Given those findings, the Trump team increased its ad buys in the state. Vice President Mike Pence is scheduled to campaign in Minnesota on Monday, augmenting seven other in-person events by the president, vice president or first-family members.
“The race is for real,” Mr. Stepien said. “It’s why the Democrats have been spending money on TV in Minnesota every single week, millions of dollars every single week, trying to defend the state that Republican presidential candidates haven’t won since the ‘70s. We as a campaign are increasing our investment in the state because we see a real opportunity in Minnesota.”
Mr. Parscale likely would still have a job if the president were satisfied with the way he ran the campaign’s finances. There was second-guessing internally about inefficient spending on fundraising operations, as well as expenses such as $10 million for an ad during the Super Bowl in February.
In the final weeks of the race, Mr. Biden is benefiting from a big influx of “dark money” from outside groups. These unlimited amounts of money can be used to influence elections without disclosing the donors.
Future Forward USA, a new political action committee, has spent nearly $100 million backing Mr. Biden and attacking Mr. Trump, according to Opensecrets.org, rising to the sixth-biggest outside group in total election spending.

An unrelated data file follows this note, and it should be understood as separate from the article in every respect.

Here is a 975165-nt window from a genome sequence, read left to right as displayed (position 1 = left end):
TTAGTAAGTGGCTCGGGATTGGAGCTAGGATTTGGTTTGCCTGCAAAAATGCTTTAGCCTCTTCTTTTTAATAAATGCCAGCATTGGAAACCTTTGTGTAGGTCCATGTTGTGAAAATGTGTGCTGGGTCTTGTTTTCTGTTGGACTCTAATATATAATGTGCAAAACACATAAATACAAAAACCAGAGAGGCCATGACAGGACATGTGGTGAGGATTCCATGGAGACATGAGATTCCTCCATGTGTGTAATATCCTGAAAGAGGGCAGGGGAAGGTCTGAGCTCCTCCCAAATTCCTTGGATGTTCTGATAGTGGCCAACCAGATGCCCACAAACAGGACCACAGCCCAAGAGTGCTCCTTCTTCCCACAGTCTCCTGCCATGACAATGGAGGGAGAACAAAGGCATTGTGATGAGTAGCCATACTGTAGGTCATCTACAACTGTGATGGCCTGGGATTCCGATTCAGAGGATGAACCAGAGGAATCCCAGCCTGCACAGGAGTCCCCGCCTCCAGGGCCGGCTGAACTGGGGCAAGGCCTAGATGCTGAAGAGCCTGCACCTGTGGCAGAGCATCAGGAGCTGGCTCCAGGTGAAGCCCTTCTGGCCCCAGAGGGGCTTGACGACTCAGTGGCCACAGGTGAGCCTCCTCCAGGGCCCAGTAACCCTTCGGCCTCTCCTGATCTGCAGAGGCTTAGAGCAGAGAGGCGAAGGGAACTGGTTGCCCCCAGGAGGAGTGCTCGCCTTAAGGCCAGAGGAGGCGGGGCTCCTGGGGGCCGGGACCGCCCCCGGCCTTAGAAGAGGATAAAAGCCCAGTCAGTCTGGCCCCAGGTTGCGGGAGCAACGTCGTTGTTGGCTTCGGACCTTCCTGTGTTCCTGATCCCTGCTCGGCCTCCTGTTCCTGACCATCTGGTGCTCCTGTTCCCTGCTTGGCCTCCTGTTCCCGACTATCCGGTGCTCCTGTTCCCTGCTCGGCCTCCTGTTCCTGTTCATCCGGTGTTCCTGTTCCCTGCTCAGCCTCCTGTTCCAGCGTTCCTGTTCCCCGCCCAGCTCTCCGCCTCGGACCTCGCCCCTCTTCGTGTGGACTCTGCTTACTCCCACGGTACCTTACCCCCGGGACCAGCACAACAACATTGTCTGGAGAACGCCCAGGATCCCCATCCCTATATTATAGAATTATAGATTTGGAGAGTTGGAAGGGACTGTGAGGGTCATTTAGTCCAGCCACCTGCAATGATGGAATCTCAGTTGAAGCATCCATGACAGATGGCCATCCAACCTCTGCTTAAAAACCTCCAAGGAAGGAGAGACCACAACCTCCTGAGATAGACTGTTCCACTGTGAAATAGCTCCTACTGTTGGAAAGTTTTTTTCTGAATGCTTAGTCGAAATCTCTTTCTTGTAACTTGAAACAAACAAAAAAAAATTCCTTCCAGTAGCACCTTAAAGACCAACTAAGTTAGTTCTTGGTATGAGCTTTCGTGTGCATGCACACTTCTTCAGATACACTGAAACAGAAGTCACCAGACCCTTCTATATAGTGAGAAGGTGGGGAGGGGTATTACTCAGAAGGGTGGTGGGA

Future Forward is funded by political heavyweights in Silicon Valley, including $22 million from Dustin Moskovitz, co-founder of Facebook.
It’s the kind of fundraising that exposes a rift in the Democratic Party. Liberals such as Rep. Alexandria Ocasio-Cortez of New York warned in a letter to Senate leaders this month that corporate lobbyists and executives shouldn’t be rewarded with Senate-confirmable positions in a Biden administration.
“As elected leaders, we should stop trying to make unsupportable distinctions between which corporate affiliations are acceptable for government service and which are not,” they wrote.
The Biden campaign did not respond to requests for comment on its fundraising advantage.
Mr. Trump has been aided by late spending by Preserve America PAC, a pro-Trump group that received $75 million from Republican megadonors Sheldon and Miriam Adelson.